Trump fires back, repeatedly questioning Cruz’s honesty, adherence to Christian values and even his mental state.
Meanwhile, Cruz has been working the churches. He’s been endorsed by more than 150 pastors statewide, Tyler said. The candidate’s father, Rafael Cruz, has been speaking to minister and church groups in South Carolina, according to Oran Smith, executive director of the Palmetto Family Alliance, which organized the Faith and Family event at Bob Jones.
“Cruz seems to be very oriented toward pastors,” Smith said. “He’s utilizing his heritage as a preacher’s kid and his wife’s heritage as the daughter of missionaries.”
Trump, for the most part, has let others do the talking to the evangelical community for him. He skipped the Faith and Family event – as did Ohio Gov. John Kasich. Trump sent Mark Burns, pastor of Easley, S.C.’s, Harvest Praise and Worship Center, to vouch for him.
Last month, Trump’s campaign began airing radio ads in South Carolina featuring Liberty University President Jerry Falwell Jr., son of the late Rev. Jerry Falwell, in which he speaks positively about the billionaire.
“Like Mr. Trump, dad would speak his mind,” Falwell says in the ad. “He would make statements that were politically incorrect. He speaks the truth publicly, even if it is uncomfortable for people to hear it.”
But the ad resonates like fingernails on a blackboard with some evangelicals.
“It’s the strangest thing I’ve ever experienced to see Trump use the foulest language and the next day hear Falwell,” said the Rev. Chris Murrell, a minister of music and senior adults at Spartanburg’s Southside Baptist Church. “He (Trump) does not share our Christian values.”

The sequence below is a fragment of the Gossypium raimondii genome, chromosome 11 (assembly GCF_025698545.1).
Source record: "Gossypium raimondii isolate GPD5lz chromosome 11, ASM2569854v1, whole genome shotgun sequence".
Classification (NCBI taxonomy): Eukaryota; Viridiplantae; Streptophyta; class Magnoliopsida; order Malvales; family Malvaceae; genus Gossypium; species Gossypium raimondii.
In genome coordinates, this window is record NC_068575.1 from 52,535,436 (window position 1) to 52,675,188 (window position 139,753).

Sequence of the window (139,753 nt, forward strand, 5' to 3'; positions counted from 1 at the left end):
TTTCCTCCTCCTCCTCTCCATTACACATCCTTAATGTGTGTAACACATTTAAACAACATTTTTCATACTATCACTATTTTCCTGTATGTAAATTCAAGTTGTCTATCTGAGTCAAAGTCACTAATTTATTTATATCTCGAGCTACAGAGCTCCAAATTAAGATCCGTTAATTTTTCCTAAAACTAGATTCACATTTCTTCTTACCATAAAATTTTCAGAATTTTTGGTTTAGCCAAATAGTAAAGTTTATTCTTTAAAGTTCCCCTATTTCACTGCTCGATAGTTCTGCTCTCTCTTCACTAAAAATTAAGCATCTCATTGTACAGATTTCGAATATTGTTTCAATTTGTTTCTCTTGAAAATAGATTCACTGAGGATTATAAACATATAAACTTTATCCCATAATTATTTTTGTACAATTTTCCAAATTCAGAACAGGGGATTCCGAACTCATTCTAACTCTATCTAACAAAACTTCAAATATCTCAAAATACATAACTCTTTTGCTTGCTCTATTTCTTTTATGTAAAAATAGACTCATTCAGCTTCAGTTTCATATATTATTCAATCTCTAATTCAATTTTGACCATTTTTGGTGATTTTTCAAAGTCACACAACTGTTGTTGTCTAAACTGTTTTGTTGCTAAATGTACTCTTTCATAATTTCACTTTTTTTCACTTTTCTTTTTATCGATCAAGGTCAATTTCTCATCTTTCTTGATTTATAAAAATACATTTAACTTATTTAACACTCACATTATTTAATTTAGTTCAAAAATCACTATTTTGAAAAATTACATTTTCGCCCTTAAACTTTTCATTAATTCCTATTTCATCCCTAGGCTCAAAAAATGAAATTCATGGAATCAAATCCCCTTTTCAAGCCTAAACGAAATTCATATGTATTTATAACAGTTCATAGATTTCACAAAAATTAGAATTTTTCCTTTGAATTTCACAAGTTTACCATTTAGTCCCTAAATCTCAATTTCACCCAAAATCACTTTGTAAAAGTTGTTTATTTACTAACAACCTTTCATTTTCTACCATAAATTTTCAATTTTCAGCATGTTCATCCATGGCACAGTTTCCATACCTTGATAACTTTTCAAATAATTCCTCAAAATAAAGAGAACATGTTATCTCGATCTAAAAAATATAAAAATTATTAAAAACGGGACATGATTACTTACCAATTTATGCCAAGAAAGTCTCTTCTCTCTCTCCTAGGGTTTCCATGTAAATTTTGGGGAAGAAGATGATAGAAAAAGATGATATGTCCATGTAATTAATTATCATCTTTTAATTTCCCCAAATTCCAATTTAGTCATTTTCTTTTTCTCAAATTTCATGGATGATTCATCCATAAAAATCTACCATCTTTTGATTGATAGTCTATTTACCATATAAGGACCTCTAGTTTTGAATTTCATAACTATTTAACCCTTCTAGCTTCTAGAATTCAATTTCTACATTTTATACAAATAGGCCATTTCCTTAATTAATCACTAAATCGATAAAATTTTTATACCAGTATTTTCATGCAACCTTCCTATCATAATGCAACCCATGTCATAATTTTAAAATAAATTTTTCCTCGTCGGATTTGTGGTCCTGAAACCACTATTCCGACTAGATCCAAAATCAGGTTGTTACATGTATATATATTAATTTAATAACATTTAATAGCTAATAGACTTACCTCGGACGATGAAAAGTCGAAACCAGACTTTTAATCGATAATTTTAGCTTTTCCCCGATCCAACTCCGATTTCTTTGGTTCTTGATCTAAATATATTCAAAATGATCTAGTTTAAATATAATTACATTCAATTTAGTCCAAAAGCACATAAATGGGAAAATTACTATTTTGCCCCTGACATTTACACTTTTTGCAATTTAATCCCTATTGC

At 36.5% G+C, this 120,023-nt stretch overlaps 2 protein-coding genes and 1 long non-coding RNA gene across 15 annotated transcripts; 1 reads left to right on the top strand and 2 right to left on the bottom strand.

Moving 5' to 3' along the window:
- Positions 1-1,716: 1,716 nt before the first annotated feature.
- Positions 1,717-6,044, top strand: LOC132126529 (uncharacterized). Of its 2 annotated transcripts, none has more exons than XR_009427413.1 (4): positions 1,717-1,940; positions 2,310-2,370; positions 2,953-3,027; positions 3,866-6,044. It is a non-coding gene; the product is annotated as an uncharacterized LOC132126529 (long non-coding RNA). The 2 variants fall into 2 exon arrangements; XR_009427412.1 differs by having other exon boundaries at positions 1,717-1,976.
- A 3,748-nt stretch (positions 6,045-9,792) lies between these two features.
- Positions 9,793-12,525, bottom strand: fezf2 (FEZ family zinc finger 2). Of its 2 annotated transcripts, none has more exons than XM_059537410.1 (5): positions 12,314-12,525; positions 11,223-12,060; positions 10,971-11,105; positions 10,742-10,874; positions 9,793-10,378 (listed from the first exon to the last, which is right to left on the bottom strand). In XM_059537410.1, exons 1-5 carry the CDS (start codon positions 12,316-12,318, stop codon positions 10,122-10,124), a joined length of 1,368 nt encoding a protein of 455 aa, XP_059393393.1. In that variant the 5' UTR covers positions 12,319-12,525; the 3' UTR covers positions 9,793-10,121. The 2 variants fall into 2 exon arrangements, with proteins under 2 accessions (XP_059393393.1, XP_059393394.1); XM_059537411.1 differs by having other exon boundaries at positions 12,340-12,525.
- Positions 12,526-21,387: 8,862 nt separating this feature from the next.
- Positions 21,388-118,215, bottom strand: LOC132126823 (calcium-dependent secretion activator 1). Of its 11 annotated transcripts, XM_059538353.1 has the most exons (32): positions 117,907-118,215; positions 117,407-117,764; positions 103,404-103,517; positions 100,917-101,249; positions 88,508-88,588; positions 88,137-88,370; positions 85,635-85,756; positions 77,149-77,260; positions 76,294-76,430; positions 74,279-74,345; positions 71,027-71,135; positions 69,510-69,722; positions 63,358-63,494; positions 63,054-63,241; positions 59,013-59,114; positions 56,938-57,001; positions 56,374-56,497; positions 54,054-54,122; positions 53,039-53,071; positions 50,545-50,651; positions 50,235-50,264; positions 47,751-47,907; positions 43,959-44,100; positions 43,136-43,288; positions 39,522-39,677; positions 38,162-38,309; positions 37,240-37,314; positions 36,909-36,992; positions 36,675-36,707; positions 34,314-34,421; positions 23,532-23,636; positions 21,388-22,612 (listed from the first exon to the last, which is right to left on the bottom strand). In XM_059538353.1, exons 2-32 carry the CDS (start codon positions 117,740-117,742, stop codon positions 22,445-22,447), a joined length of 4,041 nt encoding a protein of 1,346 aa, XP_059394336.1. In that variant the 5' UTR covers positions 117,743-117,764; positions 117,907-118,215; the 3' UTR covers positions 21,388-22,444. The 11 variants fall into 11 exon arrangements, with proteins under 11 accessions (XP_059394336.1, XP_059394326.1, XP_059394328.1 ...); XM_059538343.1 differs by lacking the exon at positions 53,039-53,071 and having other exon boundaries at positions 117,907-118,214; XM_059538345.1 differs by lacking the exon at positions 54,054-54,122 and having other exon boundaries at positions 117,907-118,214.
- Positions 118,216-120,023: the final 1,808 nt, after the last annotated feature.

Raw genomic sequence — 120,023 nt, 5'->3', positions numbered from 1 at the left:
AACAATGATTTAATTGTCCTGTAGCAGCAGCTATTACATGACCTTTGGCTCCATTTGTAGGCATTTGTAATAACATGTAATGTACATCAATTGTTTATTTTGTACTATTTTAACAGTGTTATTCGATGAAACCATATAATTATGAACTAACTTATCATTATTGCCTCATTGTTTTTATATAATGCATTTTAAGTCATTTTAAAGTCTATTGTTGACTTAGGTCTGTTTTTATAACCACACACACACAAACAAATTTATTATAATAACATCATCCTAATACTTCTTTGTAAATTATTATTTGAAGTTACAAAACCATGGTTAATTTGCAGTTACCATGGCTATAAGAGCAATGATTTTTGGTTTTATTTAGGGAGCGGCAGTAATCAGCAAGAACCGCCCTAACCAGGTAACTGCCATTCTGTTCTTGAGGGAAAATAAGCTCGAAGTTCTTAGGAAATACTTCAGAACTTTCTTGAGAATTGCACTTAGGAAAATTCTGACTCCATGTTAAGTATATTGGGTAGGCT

Sarah Schmoll, a Summerville, S.C., retiree who is “100 percent Cruz, said she voted as a Christian and appreciated the Texas senator’s position on abortion.
She said she understood that Trump had fired up voters because “we’ve been so frustrated for so long and he (Trump) was saying the right things.”
“We’re angry, we’re hurt and we’re scared,” she said.
But she can’t fathom the religious support for Trump, noting that “he’s vulgar and he’s a bully, and those are not Christian values.”
Cruz, she said, “will restore our Judeo-Christian values.”
While Cruz sees Trump ahead of him with evangelicals, he can turn around and see Sen. Marco Rubio, R-Fla., behind him, clawing to capture a greater share of the coveted religious vote. Like Cruz, Rubio has been sharing his personal religious testimonies with the state’s evangelical voters.
Frankly, having grown up in Greenville and knowing Bob Jones University very well, I was surprised how much support there was amongst students for Rubio compared to Cruz.
Oran Smith, executive director of the Palmetto Family Alliance
On Thursday, Louisiana Republican Gov. Bobby Jindal, a self-described “evangelical Catholic,” will campaign for Rubio at Columbia International University, a Christian institution in Columbia, S.C.
Smith, of the Palmetto Family Alliance, thinks Rubio is making inroads with younger evangelical voters ahead of the primary.
“Rubio seems to be attracting more younger evangelicals that are not as easy to find and track, that are not part of the typical data bases that would get direct mail,” he said. “Frankly, having grown up in Greenville and knowing Bob Jones University very well, I was surprised how much support there was amongst students for Rubio compared to Cruz.”
The lure of Rubio, Smith said, stems from him “running a younger-style campaign and Cruz more of your typical campaign that you’ve seen before amongst evangelicals that works so well in Iowa for Santorum and Mike Huckabee.”